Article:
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Selling Usability: User Experience Infiltration Tactics Paperback – February 6, 2009
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About the Author
Visit WebWord, LLC @ http://WebWord.com -- -- -- -- -- John S. Rhodes is a usability professional. He is a consultant, teacher, student, and writer. He has broad interests in areas such as psychology, the internet, business analysis, software engineering, design, artificial intelligence, marketing, and strategic management. John runs WebWord.com, one of the best known blogs on usability. About 150,000 pages are served to nearly 28,000 visitors each month. He has provided people with intelligent information about usability, human factors, web site design, information architecture, and content development for more than eight years. John's written well over 120 articles and conducted over 60 interviews. John has done human factors and usability work with, and for, several organizations including IBM, Lockheed Martin, Women.com, Cabelas, US WEST, Binghamton University and Universal Instruments. He has a B.S. in Management Science, an M.A. in Philosophy, and an M.A. in Experimental and Cognitive Psychology from Binghamton University.
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Top Customer Reviews
Oddly these things seem obvious to be before I bought this book. The first rule of business is; find out what the customer will pay for, and give it to them. Similarly in art school, my most important lesson was; learn to paint with the colors in the mind of your viewers.
The same principles apply in UX. However, us UX professionals forget that we need to sell the stuff too.
Great book so far, I will return to give a five star if the rest of the book is just as good.
Selling Usability is for anyone doing usability/UX in the corporate world; anyone who has to deal with the reality of corporate politics, heirarchies, and budgets. Instead of trying to take on the world and make a frontal assault, John shows you how to work within your organization's structure and culture to sell usability from the inside. He explains in clear terms how to talk to managers, salespeople, designers, and consultants in their own language and ultimately get them to sell usability within your organization for you.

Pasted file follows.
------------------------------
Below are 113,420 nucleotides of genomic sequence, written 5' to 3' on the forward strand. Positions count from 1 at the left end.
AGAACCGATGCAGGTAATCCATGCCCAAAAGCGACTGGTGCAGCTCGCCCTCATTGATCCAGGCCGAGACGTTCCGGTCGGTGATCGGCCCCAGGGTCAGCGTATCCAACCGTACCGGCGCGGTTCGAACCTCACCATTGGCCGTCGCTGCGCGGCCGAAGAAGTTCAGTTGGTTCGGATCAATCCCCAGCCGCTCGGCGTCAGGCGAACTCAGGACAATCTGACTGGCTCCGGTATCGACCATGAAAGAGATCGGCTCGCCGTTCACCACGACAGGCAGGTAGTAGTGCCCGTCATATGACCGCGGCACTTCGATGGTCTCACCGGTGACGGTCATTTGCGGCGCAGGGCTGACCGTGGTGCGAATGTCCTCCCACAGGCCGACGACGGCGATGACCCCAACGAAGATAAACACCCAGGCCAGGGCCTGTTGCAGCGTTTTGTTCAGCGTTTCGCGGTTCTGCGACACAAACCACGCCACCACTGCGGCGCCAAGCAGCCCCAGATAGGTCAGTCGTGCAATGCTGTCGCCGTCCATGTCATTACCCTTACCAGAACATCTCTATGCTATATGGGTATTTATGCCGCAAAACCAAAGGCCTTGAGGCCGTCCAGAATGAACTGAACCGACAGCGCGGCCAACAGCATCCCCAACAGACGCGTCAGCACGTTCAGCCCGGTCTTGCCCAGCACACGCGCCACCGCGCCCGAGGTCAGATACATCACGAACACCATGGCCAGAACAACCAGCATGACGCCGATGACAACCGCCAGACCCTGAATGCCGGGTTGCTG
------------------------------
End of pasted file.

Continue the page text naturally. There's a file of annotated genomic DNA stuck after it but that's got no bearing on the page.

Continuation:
Although the book's subtitle ("User Experience Infiltration Tactics") may seem a little in your face, these tactics are all about understanding your organization and working effectively within it. We UX folks can sometimes get a bit caught up in an ivory tower mentality, and that idealism, while well-intentioned, gets in the way of real change and can put our coworkers off of usability and its benefits. John shows you how to step down from the ivory tower, build the case for usability from the inside, and ultimately be a better practitioner while helping your career in the process.
You are ready to go but there is only one minor problem.
How to convince your boss? How to convince the marketing department? How to convince product managers? How to convince developers? How to convince designers? In other words how to get your company feeling as passionate about User Experience as you are?
Selling Usability will provide you with all the answers you need. The book is highly practical and will offer many tips which you can put into practice immediatly. The chapters are witty, comprehensive and concise.
In his paper 'Stimulating Change Through Usability Testing' Joseph Dumas writes "As a person responsible for usability testing, you have the opportunity to become a change agent in your organization or in the organization you are conducting the test for. Your influence can go beyond improving the individual products you test for usability"
Selling Usability will help you master the tactics of leading that change. A must read for everybody working on implementing usability.
I value the end of chapter summaries - which enables you to refer to specific tactics and quickly. The chapter titles also make this book very scannable and easy to read.
Well done - I highly recommend reading!
1. Most chapters have vague names that don't describe what their about. Names like "Sexy Designs Cloak The Ivory Tower and Dirty Research", "You Have Mad Skillz, Apply Them", "Why Take The Test When You Can Take The Train" and so on. I'm not sure if they're supposed to reference anything, but you'd assume that about on usability would at least have descriptive chapter names.
2. Mentioning chapters, it's unprofessional how the names of the chapters in the table of contents doesn't match their actual names. For example, chapter 15 is shown as "Divine Secrets of the Ya Ya Quality Club", but the first page of that chapter shows that its name is "Getting into the Quality Clubhouse". It's amazing how no one noticed this before publishing the book.
3. The author's sense of humor is average at best, yet never misses a chance to try to be witty. It made me feel uncomfortable since the humor most of the time seems over the top, unnecessary and not funny at all.
4. Most of the advice in the book is either obvious or generic. The chapters are also very short and repetitive to the point that chapter summaries have all what you need to read most of the time.
I'd only recommend you this book if you were ABSOLUTELY clueless about how to sell usability. Otherwise, don't waste your money on it. It's not worth your time.
Most Recent Customer Reviews
But.. What I received was starting 19PAGE!! My book missed 1page~18page.Read more